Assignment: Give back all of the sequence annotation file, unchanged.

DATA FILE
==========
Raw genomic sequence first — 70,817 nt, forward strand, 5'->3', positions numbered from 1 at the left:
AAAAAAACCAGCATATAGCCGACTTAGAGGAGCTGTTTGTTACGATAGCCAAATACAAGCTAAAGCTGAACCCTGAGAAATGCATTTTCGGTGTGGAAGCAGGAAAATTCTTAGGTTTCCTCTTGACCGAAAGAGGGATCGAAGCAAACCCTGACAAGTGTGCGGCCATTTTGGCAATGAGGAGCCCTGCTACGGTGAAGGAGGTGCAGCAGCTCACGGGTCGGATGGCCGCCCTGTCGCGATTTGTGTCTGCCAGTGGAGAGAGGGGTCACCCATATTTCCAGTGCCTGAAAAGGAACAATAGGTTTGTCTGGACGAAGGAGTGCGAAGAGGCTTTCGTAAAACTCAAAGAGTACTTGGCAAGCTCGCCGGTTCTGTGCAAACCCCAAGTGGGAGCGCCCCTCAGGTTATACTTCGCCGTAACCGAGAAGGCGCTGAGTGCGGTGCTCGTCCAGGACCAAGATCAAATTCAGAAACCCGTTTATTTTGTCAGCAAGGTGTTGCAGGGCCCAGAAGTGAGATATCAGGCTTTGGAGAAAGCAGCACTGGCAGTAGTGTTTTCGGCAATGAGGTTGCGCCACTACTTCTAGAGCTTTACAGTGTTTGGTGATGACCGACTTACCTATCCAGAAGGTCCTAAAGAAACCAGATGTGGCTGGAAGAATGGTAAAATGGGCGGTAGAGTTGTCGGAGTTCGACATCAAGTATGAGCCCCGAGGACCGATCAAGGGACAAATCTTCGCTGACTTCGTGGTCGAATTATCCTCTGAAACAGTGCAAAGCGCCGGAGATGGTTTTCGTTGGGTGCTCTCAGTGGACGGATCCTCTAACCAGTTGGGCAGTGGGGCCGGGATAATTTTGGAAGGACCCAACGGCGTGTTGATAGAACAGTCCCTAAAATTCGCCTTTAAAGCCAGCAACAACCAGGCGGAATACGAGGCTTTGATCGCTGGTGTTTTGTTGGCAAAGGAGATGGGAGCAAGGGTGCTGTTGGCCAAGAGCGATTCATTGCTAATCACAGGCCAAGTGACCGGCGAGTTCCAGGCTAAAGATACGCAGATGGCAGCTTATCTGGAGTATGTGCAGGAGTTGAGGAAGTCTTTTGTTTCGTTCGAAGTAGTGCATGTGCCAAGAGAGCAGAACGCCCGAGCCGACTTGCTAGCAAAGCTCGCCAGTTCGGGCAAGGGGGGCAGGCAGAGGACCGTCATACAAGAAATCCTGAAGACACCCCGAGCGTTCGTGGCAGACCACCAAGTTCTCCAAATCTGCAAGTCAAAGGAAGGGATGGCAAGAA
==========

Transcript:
Raw genomic sequence first — 70,817 nt, forward strand, 5'->3', positions numbered from 1 at the left:
AAAAAAACCAGCATATAGCCGACTTAGAGGAGCTGTTTGTTACGATAGCCAAATACAAGCTAAAGCTGAACCCTGAGAAATGCATTTTCGGTGTGGAAGCAGGAAAATTCTTAGGTTTCCTCTTGACCGAAAGAGGGATCGAAGCAAACCCTGACAAGTGTGCGGCCATTTTGGCAATGAGGAGCCCTGCTACGGTGAAGGAGGTGCAGCAGCTCACGGGTCGGATGGCCGCCCTGTCGCGATTTGTGTCTGCCAGTGGAGAGAGGGGTCACCCATATTTCCAGTGCCTGAAAAGGAACAATAGGTTTGTCTGGACGAAGGAGTGCGAAGAGGCTTTCGTAAAACTCAAAGAGTACTTGGCAAGCTCGCCGGTTCTGTGCAAACCCCAAGTGGGAGCGCCCCTCAGGTTATACTTCGCCGTAACCGAGAAGGCGCTGAGTGCGGTGCTCGTCCAGGACCAAGATCAAATTCAGAAACCCGTTTATTTTGTCAGCAAGGTGTTGCAGGGCCCAGAAGTGAGATATCAGGCTTTGGAGAAAGCAGCACTGGCAGTAGTGTTTTCGGCAATGAGGTTGCGCCACTACTTCTAGAGCTTTACAGTGTTTGGTGATGACCGACTTACCTATCCAGAAGGTCCTAAAGAAACCAGATGTGGCTGGAAGAATGGTAAAATGGGCGGTAGAGTTGTCGGAGTTCGACATCAAGTATGAGCCCCGAGGACCGATCAAGGGACAAATCTTCGCTGACTTCGTGGTCGAATTATCCTCTGAAACAGTGCAAAGCGCCGGAGATGGTTTTCGTTGGGTGCTCTCAGTGGACGGATCCTCTAACCAGTTGGGCAGTGGGGCCGGGATAATTTTGGAAGGACCCAACGGCGTGTTGATAGAACAGTCCCTAAAATTCGCCTTTAAAGCCAGCAACAACCAGGCGGAATACGAGGCTTTGATCGCTGGTGTTTTGTTGGCAAAGGAGATGGGAGCAAGGGTGCTGTTGGCCAAGAGCGATTCATTGCTAATCACAGGCCAAGTGACCGGCGAGTTCCAGGCTAAAGATACGCAGATGGCAGCTTATCTGGAGTATGTGCAGGAGTTGAGGAAGTCTTTTGTTTCGTTCGAAGTAGTGCATGTGCCAAGAGAGCAGAACGCCCGAGCCGACTTGCTAGCAAAGCTCGCCAGTTCGGGCAAGGGGGGCAGGCAGAGGACCGTCATACAAGAAATCCTGAAGACACCCCGAGCGTTCGTGGCAGACCACCAAGTTCTCCAAATCTGCAAGTCAAAGGAAGGGATGGCAAGAA